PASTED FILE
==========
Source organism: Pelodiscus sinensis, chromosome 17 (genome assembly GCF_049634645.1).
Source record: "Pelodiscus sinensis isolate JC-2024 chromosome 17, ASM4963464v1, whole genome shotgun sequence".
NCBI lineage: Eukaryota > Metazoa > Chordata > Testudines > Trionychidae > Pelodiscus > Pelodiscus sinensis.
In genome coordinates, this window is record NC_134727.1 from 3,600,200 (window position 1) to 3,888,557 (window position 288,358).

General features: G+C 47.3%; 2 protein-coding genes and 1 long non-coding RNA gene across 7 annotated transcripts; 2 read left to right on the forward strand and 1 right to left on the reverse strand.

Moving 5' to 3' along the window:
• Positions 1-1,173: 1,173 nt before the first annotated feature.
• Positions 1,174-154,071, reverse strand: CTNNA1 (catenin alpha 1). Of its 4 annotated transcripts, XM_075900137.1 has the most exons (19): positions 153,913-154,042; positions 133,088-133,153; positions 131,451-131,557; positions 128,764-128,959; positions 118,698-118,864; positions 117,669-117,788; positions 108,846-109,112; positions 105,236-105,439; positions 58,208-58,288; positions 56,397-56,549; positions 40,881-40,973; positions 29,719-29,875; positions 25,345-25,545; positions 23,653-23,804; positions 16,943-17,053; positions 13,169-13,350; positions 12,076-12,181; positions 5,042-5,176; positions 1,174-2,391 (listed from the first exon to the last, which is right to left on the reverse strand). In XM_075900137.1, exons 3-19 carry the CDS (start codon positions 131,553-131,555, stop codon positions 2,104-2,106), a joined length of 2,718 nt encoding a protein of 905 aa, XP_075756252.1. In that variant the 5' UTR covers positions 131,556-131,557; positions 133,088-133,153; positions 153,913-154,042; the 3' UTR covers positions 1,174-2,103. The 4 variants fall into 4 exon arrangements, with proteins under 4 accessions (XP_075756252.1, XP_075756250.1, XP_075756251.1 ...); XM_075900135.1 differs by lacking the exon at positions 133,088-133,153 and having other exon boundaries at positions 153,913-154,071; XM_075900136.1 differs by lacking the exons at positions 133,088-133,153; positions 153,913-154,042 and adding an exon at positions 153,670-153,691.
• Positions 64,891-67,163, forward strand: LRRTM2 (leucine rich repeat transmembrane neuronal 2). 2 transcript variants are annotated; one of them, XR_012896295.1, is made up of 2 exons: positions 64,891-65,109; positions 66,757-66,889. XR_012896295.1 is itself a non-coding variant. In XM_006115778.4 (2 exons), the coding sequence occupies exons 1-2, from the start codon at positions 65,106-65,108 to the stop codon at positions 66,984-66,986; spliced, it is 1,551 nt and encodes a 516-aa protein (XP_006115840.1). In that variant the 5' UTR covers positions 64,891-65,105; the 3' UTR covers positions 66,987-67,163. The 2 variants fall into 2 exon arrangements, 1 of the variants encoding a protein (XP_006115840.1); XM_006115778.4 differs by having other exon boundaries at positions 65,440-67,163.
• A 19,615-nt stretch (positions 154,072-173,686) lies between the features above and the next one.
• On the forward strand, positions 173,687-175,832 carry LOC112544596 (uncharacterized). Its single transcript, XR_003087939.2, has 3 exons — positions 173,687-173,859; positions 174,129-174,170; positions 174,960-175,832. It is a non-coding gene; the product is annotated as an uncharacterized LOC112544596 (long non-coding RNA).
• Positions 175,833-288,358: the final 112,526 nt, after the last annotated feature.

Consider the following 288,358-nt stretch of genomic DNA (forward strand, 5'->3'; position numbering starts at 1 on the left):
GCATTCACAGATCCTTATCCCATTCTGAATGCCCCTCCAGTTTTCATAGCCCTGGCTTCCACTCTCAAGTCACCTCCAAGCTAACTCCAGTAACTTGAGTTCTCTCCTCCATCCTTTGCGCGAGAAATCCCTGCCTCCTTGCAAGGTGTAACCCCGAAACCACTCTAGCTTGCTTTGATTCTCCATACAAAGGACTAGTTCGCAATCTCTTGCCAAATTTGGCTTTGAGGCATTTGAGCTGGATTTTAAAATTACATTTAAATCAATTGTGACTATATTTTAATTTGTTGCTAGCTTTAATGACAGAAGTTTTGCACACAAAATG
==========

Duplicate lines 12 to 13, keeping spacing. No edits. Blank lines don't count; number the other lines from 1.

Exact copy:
• Positions 175,833-288,358: the final 112,526 nt, after the last annotated feature.

Consider the following 288,358-nt stretch of genomic DNA (forward strand, 5'->3'; position numbering starts at 1 on the left):